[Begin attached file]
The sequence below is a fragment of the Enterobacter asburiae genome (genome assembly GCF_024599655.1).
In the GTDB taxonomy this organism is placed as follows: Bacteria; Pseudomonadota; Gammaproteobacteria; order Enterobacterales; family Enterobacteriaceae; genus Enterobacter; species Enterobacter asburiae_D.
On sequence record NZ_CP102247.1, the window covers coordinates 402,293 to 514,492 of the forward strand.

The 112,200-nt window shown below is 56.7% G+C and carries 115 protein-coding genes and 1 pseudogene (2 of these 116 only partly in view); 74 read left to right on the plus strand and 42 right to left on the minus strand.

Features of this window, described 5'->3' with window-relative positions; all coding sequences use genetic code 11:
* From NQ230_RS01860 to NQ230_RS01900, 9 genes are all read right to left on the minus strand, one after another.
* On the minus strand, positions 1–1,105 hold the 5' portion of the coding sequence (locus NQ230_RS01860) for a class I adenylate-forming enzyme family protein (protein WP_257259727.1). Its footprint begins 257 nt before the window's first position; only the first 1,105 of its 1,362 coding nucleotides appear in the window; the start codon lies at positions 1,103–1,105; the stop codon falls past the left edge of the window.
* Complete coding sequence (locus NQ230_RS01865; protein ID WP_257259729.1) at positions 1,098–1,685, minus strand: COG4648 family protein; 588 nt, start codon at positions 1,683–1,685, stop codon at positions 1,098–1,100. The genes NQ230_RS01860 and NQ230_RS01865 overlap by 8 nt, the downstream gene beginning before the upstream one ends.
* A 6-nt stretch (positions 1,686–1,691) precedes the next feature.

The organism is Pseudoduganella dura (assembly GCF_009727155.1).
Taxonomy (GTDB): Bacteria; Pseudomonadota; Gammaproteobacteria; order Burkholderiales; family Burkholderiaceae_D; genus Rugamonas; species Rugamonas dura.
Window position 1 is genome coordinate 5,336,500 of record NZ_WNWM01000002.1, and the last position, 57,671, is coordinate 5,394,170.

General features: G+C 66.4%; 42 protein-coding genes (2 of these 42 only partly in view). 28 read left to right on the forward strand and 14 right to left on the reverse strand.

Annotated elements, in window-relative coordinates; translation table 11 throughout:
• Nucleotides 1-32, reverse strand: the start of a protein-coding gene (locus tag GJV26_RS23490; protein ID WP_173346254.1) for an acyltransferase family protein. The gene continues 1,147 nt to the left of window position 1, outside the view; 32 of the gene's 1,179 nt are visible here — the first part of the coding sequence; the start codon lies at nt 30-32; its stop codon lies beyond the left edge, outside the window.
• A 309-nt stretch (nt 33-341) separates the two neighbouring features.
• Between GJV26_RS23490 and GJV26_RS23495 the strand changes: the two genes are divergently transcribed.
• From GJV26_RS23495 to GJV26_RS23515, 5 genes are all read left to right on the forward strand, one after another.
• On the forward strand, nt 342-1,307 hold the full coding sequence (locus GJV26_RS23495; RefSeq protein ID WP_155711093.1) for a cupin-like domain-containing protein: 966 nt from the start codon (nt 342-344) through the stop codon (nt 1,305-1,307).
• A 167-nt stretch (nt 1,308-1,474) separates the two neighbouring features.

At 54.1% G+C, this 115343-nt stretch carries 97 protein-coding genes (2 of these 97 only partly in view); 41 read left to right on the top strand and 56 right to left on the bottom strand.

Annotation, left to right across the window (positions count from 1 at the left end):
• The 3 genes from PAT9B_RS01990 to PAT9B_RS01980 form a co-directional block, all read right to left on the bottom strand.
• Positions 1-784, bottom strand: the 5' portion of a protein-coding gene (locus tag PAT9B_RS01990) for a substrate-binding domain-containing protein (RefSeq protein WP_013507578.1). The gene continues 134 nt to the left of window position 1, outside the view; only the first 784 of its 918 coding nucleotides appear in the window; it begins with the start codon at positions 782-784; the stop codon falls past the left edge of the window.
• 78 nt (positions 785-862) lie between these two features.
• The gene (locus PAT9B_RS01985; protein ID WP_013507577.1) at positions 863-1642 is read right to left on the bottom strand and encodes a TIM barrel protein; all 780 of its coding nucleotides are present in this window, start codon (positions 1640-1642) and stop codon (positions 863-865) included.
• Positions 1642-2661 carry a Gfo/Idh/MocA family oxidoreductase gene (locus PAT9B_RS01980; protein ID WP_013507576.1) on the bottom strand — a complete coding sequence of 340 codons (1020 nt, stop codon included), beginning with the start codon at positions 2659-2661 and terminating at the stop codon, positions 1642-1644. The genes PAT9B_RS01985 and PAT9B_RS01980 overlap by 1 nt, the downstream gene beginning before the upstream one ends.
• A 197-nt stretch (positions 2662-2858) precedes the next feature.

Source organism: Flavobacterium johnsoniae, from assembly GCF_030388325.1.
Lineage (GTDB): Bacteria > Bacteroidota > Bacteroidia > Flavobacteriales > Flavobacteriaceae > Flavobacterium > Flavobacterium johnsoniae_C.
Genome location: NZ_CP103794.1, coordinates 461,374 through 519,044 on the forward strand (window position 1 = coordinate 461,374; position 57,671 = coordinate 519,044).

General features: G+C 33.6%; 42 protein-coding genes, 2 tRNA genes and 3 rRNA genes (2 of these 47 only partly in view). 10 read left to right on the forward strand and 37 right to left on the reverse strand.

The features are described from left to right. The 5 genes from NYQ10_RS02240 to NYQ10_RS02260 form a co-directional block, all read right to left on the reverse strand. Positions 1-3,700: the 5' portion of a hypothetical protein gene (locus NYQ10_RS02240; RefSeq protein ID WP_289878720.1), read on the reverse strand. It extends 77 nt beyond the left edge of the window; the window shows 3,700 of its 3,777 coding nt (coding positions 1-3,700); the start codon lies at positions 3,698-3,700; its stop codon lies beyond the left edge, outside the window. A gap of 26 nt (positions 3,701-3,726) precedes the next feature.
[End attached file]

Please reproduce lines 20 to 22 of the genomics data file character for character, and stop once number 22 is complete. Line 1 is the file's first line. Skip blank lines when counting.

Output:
• A 167-nt stretch (nt 1,308-1,474) separates the two neighbouring features.

At 54.1% G+C, this 115343-nt stretch carries 97 protein-coding genes (2 of these 97 only partly in view); 41 read left to right on the top strand and 56 right to left on the bottom strand.

Annotation, left to right across the window (positions count from 1 at the left end):